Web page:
Thursday, July 25, 2013

Monsters’ University

A competent family film that’s visually gorgeous, 
but tired in its storytelling 

Mike and Sully on Their Way to College
     Monsters’ University does not need a review from us since it’s made plenty of money, received a lot of attention, and has been around a few weeks already.  With a charming tone and a highly detailed visual style that are hallmarks of Pixar, it’s a good movie, but not a great one.  The plot is borrowed from Revenge of the Nerds, but it adds an extra act.  Though this leads a reversal that viewers will be hoping for, it does add about fifteen minutes.  This was about ten minutes too much and one young viewer, who’d behaved perfectly during the movie, got up and left, followed quickly by his mother.  

Dexter in the Dorm with Mike and Sully
     A major recurring theme for the Pixar movies has been the main group of characters’ search for a shared identity that will sustain them and be important for others.  In this instance, as a backstory to Monsters, Inc., we’re led through what inspired Mike and Sully to become friends and end up at Monsters, Inc.  Mike is a very poignant character, but this doesn’t have the emotional variety or depth of the Toy Story series.  The seen it before sense of the story keeps it from being as electrifying as The Incredibles, which merged a family of superheroes forced into middle-class mediocre conformity with overtones of one of the early James Bond movies without recycling its entire plot.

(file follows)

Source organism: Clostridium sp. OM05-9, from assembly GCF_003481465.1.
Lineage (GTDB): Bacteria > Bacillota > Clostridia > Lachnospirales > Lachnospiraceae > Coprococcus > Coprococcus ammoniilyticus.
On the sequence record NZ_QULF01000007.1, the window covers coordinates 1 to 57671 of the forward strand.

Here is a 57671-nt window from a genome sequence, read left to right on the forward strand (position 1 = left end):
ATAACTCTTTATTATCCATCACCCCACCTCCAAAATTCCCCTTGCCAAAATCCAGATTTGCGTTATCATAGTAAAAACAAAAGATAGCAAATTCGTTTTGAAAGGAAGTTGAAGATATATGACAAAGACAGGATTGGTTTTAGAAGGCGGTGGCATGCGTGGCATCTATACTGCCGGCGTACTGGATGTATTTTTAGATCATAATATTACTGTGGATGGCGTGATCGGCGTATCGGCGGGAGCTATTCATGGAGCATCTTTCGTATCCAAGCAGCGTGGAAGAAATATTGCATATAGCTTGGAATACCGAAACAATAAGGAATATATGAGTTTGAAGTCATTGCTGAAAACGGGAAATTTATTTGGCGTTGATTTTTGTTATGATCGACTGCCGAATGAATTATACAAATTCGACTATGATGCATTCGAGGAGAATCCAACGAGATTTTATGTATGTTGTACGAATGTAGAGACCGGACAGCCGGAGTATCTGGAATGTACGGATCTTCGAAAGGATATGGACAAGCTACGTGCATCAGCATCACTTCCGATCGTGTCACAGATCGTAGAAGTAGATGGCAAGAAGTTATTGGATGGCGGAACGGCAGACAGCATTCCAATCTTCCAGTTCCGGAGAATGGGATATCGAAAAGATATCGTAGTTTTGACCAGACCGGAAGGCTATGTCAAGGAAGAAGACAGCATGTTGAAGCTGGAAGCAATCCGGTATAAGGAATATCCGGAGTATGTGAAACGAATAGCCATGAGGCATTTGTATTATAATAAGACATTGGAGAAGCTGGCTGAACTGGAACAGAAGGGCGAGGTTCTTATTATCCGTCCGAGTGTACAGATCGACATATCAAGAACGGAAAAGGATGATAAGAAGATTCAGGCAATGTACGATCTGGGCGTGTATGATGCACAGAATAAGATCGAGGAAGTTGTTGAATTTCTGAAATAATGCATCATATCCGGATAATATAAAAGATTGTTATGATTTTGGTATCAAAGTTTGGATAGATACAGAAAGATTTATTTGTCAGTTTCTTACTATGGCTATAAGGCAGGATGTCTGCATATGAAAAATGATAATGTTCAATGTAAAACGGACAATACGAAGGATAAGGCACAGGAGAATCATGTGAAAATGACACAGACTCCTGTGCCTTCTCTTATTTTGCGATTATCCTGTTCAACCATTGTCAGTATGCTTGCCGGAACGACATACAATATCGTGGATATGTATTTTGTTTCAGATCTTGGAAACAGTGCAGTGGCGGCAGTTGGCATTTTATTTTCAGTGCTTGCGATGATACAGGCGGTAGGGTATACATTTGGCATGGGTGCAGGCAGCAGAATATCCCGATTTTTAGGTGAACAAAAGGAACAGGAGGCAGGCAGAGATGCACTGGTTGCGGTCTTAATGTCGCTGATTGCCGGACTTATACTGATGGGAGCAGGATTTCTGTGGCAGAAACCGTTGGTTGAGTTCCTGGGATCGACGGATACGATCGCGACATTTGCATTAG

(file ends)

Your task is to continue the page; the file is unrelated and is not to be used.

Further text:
With all of the current debate over the expense and worth of a college degree, a movie whose main focus is the college milieu and culture surrounding it surprisingly suggests that the two principal characters don’t need degrees if they’re extraordinarily talented and willing to work extremely hard.  That myth has resulted in many smart people not achieving
Headmistress Hardscrabble
the success they thought was their due at eighteen or nineteen.  However, Billy Crystal, John Goodman, and Helen Mirren perform yeoman voice work.   

Water Splashes in The Blue Umbrella
     The short opener, The Blue Umbrella, is an updated urban version of something that feels like a children’s fable or myth.  Technically, it demonstrates Pixar working at a new level, especially in its photorealistic approach to water and metallic surfaces.  We haven’t yet seen human faces that are realistic, but they’re on their way.

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